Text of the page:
Take water allocation as an example. If environmental policy moves in the direction of conserving aquatic resources, government might intervene to force farmers using water from a river to reduce diversions and let more water go downstream to, say, an estuary. The key here is that the government does not pay fair market value for the water—the reduced diversion is required by regulation, such as under the Endangered Species Act. On the surface this looks like a zero sum game—every additional gallon going downstream is one less gallon for the farmers, and they are not compensated for their loss. But wait! The increase in water into the estuary improves conditions for a fishery; the fishing and tourism industries thrive; more people can buy the farmers’ crops; the farmers can buy less expensive fish; and so on. Everything is interconnected, so nothing is a zero sum game.

Try telling the farmers that. The problem with Wright’s thesis, and with using it to justify environmental policy, is that it turns back on itself. There is no question that social-ecological systems (SES) are highly complex and interconnected, making true zero sum games hard to find. But the sheer complexity of massive SESs is what also makes it excruciatingly difficult to connect all the dots of the nonzero sum game within the SES. At a macro scale, nonzero sum rules; at the micro scale of the farmer seeing more water go by the farm in the river, it looks like zero sum.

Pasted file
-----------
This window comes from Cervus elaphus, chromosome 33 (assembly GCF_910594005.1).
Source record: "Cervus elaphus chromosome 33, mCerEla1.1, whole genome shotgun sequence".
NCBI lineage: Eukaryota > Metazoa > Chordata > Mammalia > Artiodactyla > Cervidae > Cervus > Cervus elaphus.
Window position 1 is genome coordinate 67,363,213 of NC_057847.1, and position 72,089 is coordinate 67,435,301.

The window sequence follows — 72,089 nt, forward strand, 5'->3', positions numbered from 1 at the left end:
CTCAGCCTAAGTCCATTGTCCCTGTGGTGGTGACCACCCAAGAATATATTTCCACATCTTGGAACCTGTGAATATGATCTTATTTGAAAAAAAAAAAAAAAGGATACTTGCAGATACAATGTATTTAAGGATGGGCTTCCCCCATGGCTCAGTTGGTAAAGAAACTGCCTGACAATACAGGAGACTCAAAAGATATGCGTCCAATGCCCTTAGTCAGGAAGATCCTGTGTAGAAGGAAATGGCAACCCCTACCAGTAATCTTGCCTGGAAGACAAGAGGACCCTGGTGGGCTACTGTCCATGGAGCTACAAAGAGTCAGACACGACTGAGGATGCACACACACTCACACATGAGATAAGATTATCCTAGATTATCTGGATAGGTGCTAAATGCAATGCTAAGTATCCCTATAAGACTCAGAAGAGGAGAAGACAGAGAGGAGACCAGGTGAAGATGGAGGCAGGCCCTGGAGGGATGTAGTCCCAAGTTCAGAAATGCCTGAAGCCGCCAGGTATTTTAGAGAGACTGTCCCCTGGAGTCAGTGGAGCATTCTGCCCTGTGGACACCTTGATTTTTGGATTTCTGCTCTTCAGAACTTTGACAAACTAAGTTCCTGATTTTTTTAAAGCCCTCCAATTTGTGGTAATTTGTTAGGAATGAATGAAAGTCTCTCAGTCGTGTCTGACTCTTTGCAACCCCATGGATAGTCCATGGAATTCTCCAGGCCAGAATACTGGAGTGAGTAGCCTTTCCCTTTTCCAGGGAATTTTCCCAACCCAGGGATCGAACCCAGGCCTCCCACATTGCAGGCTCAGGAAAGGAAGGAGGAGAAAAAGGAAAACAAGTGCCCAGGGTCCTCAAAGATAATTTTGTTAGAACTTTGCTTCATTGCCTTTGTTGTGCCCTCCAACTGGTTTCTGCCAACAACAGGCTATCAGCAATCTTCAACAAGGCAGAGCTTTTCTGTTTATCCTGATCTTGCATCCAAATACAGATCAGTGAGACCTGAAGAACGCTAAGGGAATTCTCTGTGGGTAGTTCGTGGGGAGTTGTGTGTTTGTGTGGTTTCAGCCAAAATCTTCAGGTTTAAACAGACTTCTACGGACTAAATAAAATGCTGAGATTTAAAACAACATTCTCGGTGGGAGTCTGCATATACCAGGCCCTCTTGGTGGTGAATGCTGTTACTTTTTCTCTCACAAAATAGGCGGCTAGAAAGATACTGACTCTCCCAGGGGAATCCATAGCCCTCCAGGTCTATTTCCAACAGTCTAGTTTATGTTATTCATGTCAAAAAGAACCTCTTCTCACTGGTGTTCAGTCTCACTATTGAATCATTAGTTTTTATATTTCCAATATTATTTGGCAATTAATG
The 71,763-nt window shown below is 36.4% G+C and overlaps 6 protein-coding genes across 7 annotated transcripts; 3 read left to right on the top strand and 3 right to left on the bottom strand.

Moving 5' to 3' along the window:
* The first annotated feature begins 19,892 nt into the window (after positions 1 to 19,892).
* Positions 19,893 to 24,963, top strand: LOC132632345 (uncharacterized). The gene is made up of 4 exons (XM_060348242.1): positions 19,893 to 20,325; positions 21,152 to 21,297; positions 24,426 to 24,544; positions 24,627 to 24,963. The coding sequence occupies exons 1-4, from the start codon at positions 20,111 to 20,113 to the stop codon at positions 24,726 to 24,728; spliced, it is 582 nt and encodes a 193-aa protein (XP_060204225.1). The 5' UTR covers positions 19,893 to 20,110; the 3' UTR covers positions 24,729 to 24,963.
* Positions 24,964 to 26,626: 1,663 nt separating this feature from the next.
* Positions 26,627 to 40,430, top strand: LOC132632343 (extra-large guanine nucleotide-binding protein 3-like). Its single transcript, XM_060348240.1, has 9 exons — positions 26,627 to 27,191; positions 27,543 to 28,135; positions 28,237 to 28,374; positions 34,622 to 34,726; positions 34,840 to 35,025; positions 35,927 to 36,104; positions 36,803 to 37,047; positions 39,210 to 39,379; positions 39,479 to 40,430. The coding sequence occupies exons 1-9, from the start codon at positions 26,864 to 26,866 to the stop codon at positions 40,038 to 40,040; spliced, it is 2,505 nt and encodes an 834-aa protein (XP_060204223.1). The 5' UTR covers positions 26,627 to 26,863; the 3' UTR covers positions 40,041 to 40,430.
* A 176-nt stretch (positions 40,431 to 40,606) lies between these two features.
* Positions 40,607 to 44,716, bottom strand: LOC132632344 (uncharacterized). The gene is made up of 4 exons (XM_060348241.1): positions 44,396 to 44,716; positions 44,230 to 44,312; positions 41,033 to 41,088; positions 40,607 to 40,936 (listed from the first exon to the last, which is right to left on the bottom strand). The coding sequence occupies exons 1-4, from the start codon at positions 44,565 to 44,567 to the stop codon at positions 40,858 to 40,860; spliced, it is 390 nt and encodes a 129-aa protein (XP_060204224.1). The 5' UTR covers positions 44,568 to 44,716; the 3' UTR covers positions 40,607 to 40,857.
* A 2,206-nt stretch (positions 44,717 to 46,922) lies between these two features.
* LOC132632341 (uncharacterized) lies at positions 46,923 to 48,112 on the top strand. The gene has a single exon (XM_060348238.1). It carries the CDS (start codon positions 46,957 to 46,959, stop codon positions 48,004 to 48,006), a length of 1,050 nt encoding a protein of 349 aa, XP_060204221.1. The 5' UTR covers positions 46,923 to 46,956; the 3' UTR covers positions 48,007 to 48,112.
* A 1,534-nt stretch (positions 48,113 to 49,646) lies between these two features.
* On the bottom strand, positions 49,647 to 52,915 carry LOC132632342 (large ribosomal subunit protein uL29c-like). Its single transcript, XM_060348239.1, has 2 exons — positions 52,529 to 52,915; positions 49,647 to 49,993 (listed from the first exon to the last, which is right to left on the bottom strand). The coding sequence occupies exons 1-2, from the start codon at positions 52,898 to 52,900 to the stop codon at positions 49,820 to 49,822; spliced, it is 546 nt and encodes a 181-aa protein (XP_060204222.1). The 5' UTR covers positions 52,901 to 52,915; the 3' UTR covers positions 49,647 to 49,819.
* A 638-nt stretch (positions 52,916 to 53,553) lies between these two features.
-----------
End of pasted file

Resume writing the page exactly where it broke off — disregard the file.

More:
One of the major obstacles environmental policy has had in gaining broader and lasting legitimacy is the difficulty of convincing participants who believe they are in zero sum games and being unfairly treated by environmental regulation that they are in fact in nonzero sum games and are going to be fine. Appeals to the intrinsic value of nature don’t get very far with most people who feel rammed into such “loser” situations. Indeed, the perception that one or one’s community is stuck in an “I/we lose, they win” zero sum situation can be so strong that social psychologists refer to it as the zero sum mentality.  And there are many factors at play making it difficult for those “afflicted” with this condition to see past the perceived zero sum game to find the win-win zen of nonzerosumness.